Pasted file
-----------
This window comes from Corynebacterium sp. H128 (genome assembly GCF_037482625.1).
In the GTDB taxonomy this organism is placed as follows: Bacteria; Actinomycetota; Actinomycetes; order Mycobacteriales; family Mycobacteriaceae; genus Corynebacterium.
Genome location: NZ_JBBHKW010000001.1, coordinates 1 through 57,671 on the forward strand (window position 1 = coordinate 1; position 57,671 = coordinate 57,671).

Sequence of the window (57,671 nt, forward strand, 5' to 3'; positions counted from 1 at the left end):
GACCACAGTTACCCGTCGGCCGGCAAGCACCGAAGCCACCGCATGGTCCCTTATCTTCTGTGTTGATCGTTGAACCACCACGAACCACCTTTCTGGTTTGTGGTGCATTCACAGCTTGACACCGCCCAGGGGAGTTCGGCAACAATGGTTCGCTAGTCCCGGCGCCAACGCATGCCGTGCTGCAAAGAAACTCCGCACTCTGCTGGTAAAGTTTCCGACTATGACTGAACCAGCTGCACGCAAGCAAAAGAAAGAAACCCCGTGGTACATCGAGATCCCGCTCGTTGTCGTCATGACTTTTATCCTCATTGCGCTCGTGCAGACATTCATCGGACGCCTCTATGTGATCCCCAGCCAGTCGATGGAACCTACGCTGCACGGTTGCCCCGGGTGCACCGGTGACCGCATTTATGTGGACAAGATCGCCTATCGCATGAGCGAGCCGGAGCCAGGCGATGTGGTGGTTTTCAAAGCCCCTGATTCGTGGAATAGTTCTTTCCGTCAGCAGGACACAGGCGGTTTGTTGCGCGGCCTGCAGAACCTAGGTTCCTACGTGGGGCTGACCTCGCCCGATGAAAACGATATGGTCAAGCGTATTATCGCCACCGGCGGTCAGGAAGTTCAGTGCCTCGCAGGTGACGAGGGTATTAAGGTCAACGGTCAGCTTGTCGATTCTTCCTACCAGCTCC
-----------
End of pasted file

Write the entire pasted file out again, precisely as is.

This window comes from Corynebacterium sp. H128 (genome assembly GCF_037482625.1).
In the GTDB taxonomy this organism is placed as follows: Bacteria; Actinomycetota; Actinomycetes; order Mycobacteriales; family Mycobacteriaceae; genus Corynebacterium.
Genome location: NZ_JBBHKW010000001.1, coordinates 1 through 57,671 on the forward strand (window position 1 = coordinate 1; position 57,671 = coordinate 57,671).

Sequence of the window (57,671 nt, forward strand, 5' to 3'; positions counted from 1 at the left end):
GACCACAGTTACCCGTCGGCCGGCAAGCACCGAAGCCACCGCATGGTCCCTTATCTTCTGTGTTGATCGTTGAACCACCACGAACCACCTTTCTGGTTTGTGGTGCATTCACAGCTTGACACCGCCCAGGGGAGTTCGGCAACAATGGTTCGCTAGTCCCGGCGCCAACGCATGCCGTGCTGCAAAGAAACTCCGCACTCTGCTGGTAAAGTTTCCGACTATGACTGAACCAGCTGCACGCAAGCAAAAGAAAGAAACCCCGTGGTACATCGAGATCCCGCTCGTTGTCGTCATGACTTTTATCCTCATTGCGCTCGTGCAGACATTCATCGGACGCCTCTATGTGATCCCCAGCCAGTCGATGGAACCTACGCTGCACGGTTGCCCCGGGTGCACCGGTGACCGCATTTATGTGGACAAGATCGCCTATCGCATGAGCGAGCCGGAGCCAGGCGATGTGGTGGTTTTCAAAGCCCCTGATTCGTGGAATAGTTCTTTCCGTCAGCAGGACACAGGCGGTTTGTTGCGCGGCCTGCAGAACCTAGGTTCCTACGTGGGGCTGACCTCGCCCGATGAAAACGATATGGTCAAGCGTATTATCGCCACCGGCGGTCAGGAAGTTCAGTGCCTCGCAGGTGACGAGGGTATTAAGGTCAACGGTCAGCTTGTCGATTCTTCCTACCAGCTCC